How the Legal Conversation Surrounding Hair Discrimination Is Evolving
To many people, hairstyle is part of their identity. Certain hairstyles, textures, and grooming techniques have unique cultural and personal importance. Unfortunately, some of these hairstyles can conflict with “neutral” grooming and appearance policies instituted by many employers throughout the United States. While the stated goals of these guidelines are to maintain a professional, business-appropriate appearance, they often have the inadvertent result of impacting, targeting, and disciplining employees of color.
The unfortunate reality is that hair discrimination is not unlawful in many states. However, political momentum is growing to formally prohibit the practice on the state and federal level. Some significant employers have also already signaled their willingness to accommodate natural hair in their appearance policies. Below, we cover what is considered hair discrimination, its specific legality in the United States, and recent, promising developments.
How Hair Discrimination Works in Practice
At the root of hair discrimination is the phenomenon of natural hairstyles becoming stigmatized as unprofessional. Many employers enforce appearance and grooming guidelines, which are designed to require employees to preserve “professional” haircuts and facial hair.
These guidelines tend to preclude many natural hairstyles and textures common among communities of color and specifically Black Americans. In fact, many policies choose to explicitly forbid certain hairstyles, including afros, braids, curls, twists, and knots. These restrictions have historically limited employment opportunities for people of color, who predominantly sport the natural hairstyles arbitrarily banned by appearance guidelines.
The resulting hair discrimination can take many forms: some obvious, some less so. Employers may hesitate to hire a person of color with a natural hairstyle, even if it is not explicitly precluded by a company’s appearance policy. An employer asking an employee to alter their hairstyle can lead to uncomfortable scenarios, especially in situations where a refusal to comply could result in disciplinary measures. There are even instances where a company might amend its appearance policy to prohibit certain hairstyles to justify a request. All of these circumstances leave employees with natural hairstyles in a difficult and unfair position.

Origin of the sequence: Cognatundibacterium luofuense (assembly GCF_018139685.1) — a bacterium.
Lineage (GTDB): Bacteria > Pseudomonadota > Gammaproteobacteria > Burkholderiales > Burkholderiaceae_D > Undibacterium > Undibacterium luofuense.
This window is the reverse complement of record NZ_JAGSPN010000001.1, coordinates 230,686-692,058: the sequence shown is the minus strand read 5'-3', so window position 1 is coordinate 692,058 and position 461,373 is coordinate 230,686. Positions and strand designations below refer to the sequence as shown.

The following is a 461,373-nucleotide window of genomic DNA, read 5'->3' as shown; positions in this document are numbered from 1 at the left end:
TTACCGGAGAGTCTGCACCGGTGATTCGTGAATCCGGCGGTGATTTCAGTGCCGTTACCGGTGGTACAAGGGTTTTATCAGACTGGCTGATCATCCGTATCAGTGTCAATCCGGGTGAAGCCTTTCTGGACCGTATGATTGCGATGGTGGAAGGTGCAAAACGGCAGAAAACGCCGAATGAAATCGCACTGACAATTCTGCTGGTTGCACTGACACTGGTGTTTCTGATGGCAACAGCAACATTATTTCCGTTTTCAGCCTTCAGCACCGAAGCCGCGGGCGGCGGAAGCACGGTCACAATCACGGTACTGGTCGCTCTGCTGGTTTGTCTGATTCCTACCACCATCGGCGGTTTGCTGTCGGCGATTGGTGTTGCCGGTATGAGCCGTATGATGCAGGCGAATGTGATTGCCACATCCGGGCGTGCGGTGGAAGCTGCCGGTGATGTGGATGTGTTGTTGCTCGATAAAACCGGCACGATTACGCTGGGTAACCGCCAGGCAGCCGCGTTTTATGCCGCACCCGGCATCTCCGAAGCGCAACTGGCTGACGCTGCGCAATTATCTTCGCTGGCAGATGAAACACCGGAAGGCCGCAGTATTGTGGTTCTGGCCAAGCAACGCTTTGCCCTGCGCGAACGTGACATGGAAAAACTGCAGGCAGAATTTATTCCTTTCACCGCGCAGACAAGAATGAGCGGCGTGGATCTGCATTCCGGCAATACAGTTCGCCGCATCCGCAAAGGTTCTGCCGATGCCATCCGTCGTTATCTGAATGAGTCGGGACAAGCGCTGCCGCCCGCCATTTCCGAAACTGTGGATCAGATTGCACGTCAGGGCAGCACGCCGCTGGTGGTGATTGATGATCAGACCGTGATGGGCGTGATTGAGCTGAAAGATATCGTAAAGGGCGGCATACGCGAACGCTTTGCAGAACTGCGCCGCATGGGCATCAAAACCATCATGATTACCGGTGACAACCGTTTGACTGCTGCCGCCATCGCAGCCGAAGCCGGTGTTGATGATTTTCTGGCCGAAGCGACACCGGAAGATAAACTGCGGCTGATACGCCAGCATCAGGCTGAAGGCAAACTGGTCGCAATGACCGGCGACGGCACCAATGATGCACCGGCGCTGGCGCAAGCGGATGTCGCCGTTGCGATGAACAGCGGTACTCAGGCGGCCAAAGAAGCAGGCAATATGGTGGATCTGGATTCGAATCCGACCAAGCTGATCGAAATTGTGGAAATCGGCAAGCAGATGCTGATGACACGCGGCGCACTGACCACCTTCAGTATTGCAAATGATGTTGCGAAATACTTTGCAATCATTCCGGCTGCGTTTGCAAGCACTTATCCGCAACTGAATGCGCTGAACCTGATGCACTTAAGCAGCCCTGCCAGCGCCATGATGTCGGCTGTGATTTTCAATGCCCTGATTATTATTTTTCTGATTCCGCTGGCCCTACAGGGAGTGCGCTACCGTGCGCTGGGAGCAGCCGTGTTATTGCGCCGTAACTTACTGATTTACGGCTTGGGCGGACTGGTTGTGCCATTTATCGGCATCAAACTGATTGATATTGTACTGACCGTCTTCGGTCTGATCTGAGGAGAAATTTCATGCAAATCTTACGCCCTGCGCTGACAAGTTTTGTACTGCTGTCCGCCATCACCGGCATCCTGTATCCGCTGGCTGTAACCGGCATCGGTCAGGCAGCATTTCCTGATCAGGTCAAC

Hair discrimination can also extend beyond places of employment. Many schools that institute dress codes routinely discipline and even expel students with natural hairstyles or require that their hair be cut or changed if they wish to participate in certain activities.
Authorities who engage in hair discrimination employ a litany of excuses. Beyond the usual claims of “unprofessional appearances,” some will dubiously insist natural hairstyles are not sanitary or somehow represent a danger to the workplace.
The State of Hair Discrimination Legality
Because the individuals targeted for hair- or grooming-related enforcement routinely belong to communities of color, it has become fairly obvious to legal watchdogs that hair discrimination is inextricably linked to racial discrimination. Unfortunately, the United States legal system has not necessarily agreed. In 2017, the 11th Circuit U.S. Court of Appeals dealt a blow to natural hair advocates, arguing that banning dreadlocks as part of an appearance policy did not constitute racially motivated discrimination.
In other words, the court decided that it is perfectly legal to refuse to hire someone because they have dreadlocks and that doing so is not considered discriminatory. It stands to reason that similar actions, like initiating disciplinary actions against an employee who refuses to comply with an appearance or grooming policy, could be met with similar judicial indifference.
Despite this, a coalition of anti-discrimination organizations have come together to advance legislation protecting natural hairstyles. The CROWN Coalition, or “Create a Respectful and Open World for Natural Hairstyles,” lobbies individual states and localities to enact legislation that bans hair discrimination.